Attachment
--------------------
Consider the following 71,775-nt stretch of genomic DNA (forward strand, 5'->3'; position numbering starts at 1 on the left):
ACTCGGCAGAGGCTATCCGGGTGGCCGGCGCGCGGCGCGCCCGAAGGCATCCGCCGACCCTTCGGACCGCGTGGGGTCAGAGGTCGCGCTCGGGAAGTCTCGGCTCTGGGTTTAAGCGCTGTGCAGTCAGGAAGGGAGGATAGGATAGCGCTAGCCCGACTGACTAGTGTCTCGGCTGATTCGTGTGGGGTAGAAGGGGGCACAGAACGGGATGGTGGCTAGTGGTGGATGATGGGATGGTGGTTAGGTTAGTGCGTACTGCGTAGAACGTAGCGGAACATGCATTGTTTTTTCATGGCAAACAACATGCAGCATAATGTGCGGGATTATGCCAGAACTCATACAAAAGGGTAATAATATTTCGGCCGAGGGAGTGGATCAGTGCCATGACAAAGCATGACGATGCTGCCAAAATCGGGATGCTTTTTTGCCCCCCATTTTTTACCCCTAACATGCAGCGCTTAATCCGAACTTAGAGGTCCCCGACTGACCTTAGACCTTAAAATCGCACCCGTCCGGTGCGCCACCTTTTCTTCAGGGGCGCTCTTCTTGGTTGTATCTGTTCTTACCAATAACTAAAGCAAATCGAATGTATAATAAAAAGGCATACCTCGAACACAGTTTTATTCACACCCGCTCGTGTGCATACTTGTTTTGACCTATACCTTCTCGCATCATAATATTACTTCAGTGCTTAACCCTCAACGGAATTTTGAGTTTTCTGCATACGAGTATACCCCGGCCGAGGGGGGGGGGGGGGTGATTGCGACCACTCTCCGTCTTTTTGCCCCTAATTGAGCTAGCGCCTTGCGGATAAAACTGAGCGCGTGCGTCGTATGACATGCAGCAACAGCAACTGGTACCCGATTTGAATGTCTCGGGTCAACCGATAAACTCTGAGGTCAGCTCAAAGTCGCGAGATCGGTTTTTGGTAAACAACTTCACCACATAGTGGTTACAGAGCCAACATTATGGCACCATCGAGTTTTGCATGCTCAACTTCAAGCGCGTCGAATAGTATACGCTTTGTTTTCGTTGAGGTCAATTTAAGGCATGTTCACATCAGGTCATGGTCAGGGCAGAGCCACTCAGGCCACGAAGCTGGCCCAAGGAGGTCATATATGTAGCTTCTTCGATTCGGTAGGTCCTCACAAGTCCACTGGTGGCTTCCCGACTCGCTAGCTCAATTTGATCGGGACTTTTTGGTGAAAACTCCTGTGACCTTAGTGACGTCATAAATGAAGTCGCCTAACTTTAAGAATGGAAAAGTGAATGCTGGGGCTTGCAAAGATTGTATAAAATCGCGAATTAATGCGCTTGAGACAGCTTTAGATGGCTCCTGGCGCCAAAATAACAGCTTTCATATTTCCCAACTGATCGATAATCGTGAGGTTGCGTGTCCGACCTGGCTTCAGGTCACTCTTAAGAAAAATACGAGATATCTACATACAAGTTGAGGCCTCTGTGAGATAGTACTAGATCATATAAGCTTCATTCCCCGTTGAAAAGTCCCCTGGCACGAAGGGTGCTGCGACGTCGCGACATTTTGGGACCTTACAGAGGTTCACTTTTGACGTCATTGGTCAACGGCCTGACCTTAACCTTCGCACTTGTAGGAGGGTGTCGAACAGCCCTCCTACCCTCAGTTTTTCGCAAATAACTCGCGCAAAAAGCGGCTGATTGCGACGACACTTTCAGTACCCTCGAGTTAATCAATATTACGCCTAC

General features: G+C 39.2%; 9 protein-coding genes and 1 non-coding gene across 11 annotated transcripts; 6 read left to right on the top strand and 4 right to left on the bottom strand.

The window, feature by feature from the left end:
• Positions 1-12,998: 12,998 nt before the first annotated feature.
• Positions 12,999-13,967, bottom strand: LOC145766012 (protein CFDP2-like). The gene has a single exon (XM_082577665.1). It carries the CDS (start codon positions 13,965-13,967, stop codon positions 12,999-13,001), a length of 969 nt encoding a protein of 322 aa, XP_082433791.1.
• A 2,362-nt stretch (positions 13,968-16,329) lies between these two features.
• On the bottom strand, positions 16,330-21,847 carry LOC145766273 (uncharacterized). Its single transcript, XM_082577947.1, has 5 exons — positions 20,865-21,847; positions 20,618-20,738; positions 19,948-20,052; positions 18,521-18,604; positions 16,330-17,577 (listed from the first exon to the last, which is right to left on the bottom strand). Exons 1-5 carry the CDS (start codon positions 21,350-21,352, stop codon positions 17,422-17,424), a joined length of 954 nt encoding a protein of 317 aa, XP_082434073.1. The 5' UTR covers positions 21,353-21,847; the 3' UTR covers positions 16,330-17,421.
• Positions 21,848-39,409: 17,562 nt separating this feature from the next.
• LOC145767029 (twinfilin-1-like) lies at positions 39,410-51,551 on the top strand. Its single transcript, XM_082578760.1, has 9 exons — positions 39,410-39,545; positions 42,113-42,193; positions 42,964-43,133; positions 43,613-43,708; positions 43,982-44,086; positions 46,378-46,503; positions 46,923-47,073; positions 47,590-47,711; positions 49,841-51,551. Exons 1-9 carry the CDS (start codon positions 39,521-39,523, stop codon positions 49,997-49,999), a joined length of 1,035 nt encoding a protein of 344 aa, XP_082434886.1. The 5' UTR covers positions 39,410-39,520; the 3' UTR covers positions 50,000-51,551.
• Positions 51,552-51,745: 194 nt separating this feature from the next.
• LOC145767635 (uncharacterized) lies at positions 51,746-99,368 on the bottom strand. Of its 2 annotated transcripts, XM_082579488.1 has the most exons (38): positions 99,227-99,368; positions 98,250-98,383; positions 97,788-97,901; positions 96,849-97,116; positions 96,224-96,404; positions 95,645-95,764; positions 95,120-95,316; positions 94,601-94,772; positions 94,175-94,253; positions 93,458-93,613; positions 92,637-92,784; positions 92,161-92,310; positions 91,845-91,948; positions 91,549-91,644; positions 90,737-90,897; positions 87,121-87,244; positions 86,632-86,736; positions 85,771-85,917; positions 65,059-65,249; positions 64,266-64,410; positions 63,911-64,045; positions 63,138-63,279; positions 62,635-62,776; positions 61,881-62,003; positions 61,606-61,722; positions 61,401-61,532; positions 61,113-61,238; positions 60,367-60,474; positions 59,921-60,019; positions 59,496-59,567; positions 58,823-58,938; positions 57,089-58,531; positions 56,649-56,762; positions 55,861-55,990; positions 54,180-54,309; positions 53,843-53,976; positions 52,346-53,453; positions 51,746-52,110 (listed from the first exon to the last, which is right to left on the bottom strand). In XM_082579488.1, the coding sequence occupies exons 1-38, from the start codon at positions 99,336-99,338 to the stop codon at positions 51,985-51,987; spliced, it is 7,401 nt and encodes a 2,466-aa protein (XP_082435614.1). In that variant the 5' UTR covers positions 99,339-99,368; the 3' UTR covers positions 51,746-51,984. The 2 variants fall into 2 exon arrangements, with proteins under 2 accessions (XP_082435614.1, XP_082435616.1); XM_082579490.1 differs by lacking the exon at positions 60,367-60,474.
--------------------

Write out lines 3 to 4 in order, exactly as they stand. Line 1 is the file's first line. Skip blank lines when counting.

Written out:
General features: G+C 39.2%; 9 protein-coding genes and 1 non-coding gene across 11 annotated transcripts; 6 read left to right on the top strand and 4 right to left on the bottom strand.

The window, feature by feature from the left end: